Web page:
Although the emphasis on a ceramic slurry pump tends to be on the size and percentage of solids to be pumped, corrosion resistance is also an important factor for material selection in many applications. In such cases, the material chosen must provide an adequate combination of both erosion and corrosion resistance.

 

For slurry services, a pump operating on the left of the pump performance curve or at the best efficiency point (BEP) is usually preferred; as an indication, the rated point should lie somewhere between 85% and 100% of the BEP point.

 

The performance curves of many centrifugal pumps are based on handling water. So, to obtain the performance characteristics for these slurry centrifugal pumps, you must modify the results for the presence of solids. Many correlations and correction methods exist for predicting the performance of centrifugal pumps when handling slurries; these account for factors such as individual effects of particle size, particle size distribution, specific gravity and concentration of solids. They usually provide a head reduction factor and efficiency reduction factor for slurries compared to clear water. However, every pump has unique service-specific factors for a given application. You should verify these by experiments.

 

For slurry services, a pump operating on the left of the pump performance curve or at the best efficiency point (BEP) is usually preferred; as an indication, the rated point should lie somewhere between 85% and 100% of the BEP point.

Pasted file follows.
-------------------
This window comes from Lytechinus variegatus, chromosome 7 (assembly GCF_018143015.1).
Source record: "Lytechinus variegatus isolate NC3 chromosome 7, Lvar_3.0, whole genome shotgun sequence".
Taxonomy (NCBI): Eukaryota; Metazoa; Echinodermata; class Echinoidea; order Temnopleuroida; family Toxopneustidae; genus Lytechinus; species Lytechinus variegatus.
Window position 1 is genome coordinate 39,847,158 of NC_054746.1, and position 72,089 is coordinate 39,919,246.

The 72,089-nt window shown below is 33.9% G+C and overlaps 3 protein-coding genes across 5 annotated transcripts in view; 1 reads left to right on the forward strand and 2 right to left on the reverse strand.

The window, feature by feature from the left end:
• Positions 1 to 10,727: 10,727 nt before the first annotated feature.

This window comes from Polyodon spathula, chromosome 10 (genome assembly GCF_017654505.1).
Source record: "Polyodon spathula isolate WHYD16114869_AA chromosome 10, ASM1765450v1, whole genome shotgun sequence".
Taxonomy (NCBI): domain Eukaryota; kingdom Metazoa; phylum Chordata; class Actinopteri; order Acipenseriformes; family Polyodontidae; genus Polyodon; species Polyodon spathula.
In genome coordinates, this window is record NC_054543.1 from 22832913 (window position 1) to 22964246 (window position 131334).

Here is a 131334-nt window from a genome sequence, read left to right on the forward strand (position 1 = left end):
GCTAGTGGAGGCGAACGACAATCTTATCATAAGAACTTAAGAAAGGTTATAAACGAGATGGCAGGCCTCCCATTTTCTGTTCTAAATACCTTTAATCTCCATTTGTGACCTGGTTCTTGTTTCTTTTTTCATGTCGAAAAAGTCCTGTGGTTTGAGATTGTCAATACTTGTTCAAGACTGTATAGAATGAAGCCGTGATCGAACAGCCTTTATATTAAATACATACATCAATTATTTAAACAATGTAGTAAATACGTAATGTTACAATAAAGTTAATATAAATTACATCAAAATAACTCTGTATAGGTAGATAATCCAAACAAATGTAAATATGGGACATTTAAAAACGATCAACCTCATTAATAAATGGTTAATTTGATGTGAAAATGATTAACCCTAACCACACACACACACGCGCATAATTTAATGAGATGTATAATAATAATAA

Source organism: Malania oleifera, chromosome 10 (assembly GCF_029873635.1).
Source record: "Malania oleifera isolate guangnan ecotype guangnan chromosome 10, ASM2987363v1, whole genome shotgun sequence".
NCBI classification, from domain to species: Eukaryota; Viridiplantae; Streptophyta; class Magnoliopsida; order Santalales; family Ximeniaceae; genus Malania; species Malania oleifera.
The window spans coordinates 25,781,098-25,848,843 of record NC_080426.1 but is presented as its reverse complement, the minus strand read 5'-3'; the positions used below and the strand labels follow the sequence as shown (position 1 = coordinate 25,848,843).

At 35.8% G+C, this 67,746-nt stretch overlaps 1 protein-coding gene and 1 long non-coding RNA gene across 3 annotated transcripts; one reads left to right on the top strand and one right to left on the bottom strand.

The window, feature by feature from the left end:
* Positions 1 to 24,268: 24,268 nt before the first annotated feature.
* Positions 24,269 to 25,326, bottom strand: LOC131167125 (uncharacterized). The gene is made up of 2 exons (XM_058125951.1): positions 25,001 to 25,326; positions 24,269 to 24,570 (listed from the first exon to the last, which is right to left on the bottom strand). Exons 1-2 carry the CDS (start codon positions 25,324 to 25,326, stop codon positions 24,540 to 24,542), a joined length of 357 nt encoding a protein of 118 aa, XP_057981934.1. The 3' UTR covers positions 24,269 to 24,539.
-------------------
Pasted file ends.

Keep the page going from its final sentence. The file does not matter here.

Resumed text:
The performance curves of many centrifugal pumps are based on handling water. So, to obtain the performance characteristics for these slurry centrifugal pumps, you must modify the results for the presence of solids. Many correlations and correction methods exist for predicting the performance of centrifugal pumps when handling slurries; these account for factors such as individual effects of particle size, particle size distribution, specific gravity and concentration of solids. They usually provide a head reduction factor and efficiency reduction factor for slurries compared to clear water. However, every pump has unique service-specific factors for a given application. You should verify these by experiments.

 

Wear, Erosion And Corrosion

Major factors that influence wear include the following:

 

• details of erosive particles (material, size, shape, etc.);

• concentration of solids;

• fluid velocity and particle velocity; and

• hydrodynamic properties of the flow (Reynolds number, etc.).